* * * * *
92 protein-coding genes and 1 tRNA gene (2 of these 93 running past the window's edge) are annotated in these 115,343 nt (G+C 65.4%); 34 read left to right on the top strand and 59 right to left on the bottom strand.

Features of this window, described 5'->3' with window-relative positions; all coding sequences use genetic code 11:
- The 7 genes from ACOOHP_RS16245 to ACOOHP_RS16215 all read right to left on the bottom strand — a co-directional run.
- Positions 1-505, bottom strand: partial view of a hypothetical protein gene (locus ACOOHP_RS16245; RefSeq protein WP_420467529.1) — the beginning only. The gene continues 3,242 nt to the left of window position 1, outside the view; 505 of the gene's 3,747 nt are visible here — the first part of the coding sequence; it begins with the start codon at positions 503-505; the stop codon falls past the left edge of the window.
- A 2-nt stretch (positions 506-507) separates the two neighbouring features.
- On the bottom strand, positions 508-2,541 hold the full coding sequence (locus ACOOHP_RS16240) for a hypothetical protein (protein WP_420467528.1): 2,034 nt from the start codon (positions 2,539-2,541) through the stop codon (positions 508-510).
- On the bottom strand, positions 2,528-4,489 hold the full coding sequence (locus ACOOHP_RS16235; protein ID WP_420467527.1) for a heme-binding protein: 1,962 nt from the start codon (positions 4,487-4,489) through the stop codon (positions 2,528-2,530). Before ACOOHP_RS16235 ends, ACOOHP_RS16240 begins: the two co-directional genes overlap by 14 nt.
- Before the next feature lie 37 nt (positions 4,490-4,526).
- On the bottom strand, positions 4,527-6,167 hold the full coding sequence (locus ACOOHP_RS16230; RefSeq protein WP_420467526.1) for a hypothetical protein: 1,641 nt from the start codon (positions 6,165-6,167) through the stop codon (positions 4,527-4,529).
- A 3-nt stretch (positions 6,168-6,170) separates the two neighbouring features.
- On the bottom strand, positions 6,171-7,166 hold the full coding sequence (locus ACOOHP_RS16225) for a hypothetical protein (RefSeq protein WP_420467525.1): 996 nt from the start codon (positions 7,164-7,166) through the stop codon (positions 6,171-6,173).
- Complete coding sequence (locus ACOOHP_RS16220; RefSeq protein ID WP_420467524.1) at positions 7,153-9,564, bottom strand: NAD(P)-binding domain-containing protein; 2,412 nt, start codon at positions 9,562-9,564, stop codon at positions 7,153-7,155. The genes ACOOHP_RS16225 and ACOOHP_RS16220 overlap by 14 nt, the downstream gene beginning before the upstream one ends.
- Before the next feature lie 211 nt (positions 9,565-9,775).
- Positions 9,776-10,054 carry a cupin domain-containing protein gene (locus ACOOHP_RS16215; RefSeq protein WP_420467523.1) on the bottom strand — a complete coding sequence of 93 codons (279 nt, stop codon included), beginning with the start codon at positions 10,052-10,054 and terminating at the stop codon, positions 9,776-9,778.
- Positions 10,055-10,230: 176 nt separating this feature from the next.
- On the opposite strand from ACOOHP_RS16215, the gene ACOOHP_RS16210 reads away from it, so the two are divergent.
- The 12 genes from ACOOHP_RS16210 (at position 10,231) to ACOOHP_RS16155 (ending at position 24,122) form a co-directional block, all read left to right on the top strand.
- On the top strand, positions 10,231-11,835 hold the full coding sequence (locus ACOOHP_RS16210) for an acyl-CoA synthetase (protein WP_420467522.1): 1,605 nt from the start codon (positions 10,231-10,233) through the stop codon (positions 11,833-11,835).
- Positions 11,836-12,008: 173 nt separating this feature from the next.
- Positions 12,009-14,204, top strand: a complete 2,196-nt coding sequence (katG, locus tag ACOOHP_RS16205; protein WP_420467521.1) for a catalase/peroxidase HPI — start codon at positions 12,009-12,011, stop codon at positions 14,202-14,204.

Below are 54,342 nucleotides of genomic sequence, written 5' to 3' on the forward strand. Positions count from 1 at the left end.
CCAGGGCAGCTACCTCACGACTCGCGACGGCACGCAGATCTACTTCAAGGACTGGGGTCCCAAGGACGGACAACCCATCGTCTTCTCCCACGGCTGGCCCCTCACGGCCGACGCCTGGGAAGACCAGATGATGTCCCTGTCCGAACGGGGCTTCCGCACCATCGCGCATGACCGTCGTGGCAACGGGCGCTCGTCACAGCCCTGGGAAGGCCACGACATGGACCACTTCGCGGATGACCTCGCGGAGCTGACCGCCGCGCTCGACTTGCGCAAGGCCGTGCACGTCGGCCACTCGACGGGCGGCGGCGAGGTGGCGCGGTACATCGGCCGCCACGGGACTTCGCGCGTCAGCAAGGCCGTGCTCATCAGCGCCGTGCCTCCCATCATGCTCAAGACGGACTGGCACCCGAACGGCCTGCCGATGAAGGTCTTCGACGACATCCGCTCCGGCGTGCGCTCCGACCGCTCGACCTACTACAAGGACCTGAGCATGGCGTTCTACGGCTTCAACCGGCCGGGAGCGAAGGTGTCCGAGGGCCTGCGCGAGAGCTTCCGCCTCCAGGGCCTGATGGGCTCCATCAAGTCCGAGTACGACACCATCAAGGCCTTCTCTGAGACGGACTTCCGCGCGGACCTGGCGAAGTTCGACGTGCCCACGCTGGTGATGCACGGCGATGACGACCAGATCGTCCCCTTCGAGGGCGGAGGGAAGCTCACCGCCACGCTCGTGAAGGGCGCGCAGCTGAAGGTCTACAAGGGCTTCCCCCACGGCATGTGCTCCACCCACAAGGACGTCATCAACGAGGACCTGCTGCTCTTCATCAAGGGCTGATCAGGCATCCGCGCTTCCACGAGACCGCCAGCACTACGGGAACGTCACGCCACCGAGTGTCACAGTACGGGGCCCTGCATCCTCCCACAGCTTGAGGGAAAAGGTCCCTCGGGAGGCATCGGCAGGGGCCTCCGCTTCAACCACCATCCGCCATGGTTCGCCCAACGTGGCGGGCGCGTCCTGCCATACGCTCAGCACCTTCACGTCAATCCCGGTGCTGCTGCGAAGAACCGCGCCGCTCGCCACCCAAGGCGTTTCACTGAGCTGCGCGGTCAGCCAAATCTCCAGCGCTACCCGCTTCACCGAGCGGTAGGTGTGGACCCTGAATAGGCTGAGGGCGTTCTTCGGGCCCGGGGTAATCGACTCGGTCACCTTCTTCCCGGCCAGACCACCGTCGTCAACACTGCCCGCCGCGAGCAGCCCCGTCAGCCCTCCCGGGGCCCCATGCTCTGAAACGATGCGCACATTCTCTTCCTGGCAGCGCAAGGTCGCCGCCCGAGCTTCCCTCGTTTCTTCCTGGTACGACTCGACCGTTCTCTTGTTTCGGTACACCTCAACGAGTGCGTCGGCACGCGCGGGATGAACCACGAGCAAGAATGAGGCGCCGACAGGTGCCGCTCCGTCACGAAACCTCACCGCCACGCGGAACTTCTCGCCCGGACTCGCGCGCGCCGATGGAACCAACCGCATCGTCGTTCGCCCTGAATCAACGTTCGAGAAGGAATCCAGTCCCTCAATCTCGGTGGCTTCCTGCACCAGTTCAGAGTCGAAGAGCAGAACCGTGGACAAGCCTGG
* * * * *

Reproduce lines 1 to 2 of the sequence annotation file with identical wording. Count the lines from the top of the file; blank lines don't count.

92 protein-coding genes and 1 tRNA gene (2 of these 93 running past the window's edge) are annotated in these 115,343 nt (G+C 65.4%); 34 read left to right on the top strand and 59 right to left on the bottom strand.

Features of this window, described 5'->3' with window-relative positions; all coding sequences use genetic code 11: